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 Bearing Spacers For 3" Journal Crank in 3.25" ?
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Douglas Willinger
Sitting Bull

USA
140 Posts

Posted - 01 Aug 2018 :  01:15:32 AM  Show Profile  Reply with Quote

Are there any examples of people building Pontiac engines with a 3.25" main journal block with bearing spacers allowing use of a 3" main crankshaft?

I note 4.35" (Eagle), 4,375 and 4.65" (Molnar) stroke aftermarket forged crankshafts with the 3" main journals only.

Such bearing spacers would thus provide a greater array of stroke length choices for the larger journal blocks, and also allow the lesser friction of the smaller journal which would be useful say with the need to use a 421, 428 or 455 block for the sake of keeping a project vehicle numbers matching. For instance, if rebuilding a 1971 or 1972 455 HO, get the advantages of the smaller journal while retaining a matching vin number block.

Another idea would be an even smaller main journal crankshaft, in either a 3.25 or 3" main journal block. For instance, the 2.623" of the 3.75' stroke 1957 347 cid, and 1958 370 cid, or the 2.5" of the 3.25" stroke 1955 287 cid and 1956 cid 317 Pontiac engines.

Where can one obtain such bearing spacers?



tjs44
Crazy Horse

USA
533 Posts

Posted - 01 Aug 2018 :  10:52:44 AM  Show Profile  Reply with Quote
There is a issue with the thrust bearing.People have been going the other way for years with a bearing spacer,never heard of anyone going the other way.Tom
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Douglas Willinger
Sitting Bull

USA
140 Posts

Posted - 07 Aug 2018 :  10:32:49 PM  Show Profile  Reply with Quote
When I eventually restore a 1971 or 1972 455HO, I would like to use such bearing spacers to use a 3" journal aftermarket forged crankshaft for the reduced friction, if not also the somewhat lengthier 4.375" stroke offered my MOLNAR. Seems to me that the 4.375" choice would give a bit more torque over a 4.21" or 4.25" while avoiding the added side loading of a 4.5".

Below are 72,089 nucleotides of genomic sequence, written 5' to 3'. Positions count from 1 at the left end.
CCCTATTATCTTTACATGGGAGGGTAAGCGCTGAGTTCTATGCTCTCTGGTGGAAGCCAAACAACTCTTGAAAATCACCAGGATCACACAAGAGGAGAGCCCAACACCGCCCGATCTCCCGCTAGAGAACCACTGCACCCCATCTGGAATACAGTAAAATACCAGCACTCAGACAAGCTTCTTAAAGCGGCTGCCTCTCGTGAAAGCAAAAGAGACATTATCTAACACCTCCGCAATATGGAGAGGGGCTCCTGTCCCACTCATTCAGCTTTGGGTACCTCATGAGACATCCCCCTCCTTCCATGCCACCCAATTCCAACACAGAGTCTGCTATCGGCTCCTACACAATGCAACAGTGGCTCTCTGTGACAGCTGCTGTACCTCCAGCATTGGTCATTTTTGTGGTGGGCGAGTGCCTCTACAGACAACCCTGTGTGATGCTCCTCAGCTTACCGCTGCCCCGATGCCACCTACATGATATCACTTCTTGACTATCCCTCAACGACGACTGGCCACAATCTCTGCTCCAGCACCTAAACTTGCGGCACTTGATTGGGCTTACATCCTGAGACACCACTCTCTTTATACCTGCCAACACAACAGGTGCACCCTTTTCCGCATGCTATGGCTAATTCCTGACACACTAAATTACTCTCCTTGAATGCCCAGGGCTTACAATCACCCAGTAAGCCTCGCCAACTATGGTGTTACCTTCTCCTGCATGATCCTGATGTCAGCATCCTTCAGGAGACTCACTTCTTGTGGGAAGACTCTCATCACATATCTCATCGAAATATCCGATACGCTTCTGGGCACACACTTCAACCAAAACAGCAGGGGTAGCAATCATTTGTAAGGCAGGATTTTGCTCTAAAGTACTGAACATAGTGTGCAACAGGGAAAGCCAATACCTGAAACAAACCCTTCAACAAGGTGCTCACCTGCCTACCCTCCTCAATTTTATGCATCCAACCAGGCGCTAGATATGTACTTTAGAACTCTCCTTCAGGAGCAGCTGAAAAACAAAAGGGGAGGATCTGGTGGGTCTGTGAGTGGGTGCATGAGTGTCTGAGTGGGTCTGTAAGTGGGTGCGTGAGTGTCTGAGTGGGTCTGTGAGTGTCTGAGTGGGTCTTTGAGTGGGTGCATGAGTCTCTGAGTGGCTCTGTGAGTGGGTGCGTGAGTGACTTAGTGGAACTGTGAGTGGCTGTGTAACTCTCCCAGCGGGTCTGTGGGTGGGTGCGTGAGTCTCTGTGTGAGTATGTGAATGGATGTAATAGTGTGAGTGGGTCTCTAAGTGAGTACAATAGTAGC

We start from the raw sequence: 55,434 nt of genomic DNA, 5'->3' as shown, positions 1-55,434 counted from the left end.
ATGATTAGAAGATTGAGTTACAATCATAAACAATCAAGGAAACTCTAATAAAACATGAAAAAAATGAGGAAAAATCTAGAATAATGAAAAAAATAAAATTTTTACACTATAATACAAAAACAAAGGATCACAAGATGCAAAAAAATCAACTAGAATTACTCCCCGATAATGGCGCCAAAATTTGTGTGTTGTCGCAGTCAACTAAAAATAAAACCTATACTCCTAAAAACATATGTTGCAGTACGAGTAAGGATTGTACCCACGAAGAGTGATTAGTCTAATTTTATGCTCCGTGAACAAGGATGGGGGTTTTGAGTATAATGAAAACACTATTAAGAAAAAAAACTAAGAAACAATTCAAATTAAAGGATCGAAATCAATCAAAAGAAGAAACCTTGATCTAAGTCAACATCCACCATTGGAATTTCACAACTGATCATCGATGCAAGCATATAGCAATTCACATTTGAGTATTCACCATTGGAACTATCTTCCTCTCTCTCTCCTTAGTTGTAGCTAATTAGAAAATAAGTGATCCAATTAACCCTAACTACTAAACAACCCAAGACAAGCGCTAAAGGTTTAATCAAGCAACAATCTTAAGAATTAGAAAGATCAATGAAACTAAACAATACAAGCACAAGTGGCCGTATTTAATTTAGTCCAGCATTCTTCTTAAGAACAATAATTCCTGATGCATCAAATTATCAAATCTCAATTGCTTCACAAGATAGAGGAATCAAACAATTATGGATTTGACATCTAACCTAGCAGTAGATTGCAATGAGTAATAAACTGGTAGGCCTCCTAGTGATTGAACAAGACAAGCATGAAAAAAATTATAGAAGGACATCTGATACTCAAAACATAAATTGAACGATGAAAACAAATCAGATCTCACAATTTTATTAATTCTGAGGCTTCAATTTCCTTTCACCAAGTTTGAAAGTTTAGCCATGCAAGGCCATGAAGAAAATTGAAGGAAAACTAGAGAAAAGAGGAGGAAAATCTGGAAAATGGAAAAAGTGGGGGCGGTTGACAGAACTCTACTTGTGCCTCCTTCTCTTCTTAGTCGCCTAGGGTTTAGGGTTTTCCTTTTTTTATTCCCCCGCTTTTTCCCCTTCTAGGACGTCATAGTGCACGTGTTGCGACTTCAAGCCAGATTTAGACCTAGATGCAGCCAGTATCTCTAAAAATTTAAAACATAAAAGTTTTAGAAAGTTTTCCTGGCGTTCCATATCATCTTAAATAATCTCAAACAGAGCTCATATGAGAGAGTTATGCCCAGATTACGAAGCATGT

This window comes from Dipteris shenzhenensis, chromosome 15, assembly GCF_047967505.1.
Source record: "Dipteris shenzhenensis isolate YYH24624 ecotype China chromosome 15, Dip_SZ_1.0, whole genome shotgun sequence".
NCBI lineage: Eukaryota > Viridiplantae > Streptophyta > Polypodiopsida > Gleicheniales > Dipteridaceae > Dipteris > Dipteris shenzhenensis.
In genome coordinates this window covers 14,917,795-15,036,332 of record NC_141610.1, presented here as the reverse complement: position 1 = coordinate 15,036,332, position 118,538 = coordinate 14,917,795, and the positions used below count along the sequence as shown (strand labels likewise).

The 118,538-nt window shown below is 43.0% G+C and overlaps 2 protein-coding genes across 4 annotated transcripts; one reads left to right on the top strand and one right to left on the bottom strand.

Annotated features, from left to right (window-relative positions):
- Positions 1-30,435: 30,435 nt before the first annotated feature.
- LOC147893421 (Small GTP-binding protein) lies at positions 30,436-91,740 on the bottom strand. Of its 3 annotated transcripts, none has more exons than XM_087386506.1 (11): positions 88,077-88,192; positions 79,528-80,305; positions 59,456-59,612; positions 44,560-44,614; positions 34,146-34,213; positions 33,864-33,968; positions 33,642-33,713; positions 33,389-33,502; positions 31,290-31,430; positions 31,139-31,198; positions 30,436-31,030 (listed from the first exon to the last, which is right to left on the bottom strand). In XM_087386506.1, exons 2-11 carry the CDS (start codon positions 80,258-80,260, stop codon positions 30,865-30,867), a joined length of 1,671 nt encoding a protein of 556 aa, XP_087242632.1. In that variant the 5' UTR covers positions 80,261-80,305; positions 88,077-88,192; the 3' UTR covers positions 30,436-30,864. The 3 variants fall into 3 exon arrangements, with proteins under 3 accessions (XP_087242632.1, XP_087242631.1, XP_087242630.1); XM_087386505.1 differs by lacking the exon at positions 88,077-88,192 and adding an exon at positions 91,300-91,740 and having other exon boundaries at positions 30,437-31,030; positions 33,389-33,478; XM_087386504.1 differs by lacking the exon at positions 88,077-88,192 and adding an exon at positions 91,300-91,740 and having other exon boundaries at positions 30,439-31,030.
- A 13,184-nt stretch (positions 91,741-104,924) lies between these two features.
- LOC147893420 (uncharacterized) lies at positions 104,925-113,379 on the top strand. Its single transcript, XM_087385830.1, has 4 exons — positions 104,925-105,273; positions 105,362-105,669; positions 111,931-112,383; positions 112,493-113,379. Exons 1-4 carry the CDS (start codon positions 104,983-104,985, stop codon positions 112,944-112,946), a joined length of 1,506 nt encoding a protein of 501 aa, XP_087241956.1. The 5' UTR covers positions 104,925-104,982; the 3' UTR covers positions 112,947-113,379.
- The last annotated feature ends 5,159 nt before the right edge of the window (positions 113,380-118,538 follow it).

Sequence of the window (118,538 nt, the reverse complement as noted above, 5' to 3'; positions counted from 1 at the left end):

So far I have not found any accounts of Pontiac engine builds regarding either the 3" crankshaft into a 3.25" block via such bearing spacers, nor the 4.375" MOLNAR (or 4.35" Eagle)stroke crankshafts- both of which AFAIK come only in a 3" journal crankshaft.
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tjs44
Crazy Horse

USA
533 Posts

Posted - 08 Aug 2018 :  11:01:26 AM  Show Profile  Reply with Quote
I have never know anyone to waste the time and money to do it.The thrust on the crank would need to be welded.Tom
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Douglas Willinger
Sitting Bull

USA
140 Posts

Posted - 08 Aug 2018 :  12:48:58 PM  Show Profile  Reply with Quote
quote:
Originally posted by tjs44

I have never know anyone to waste the time and money to do it.The thrust on the crank would need to be welded.Tom



IIRC Nunzi offered such spacers.
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Steve C.
Chief PONTIAC

1884 Posts

Posted - 08 Aug 2018 :  1:59:00 PM  Show Profile  Reply with Quote
"The thrust on the crank would need to be welded."

Been there, done that. Many years ago in conjunction with putting a 455 crank into my numbers matching 400 block. This years ago before these aftermarket cranks were available. Who ever is doing the work had better know what they are doing ! At the 600+ HP level after some use my set up resulted in a cracked crank and block damage. My origional numbers matching block ended up being toast.


.

Edited by - Steve C. on 08 Aug 2018 2:01:39 PM
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Corncob2061
Cochise

USA
268 Posts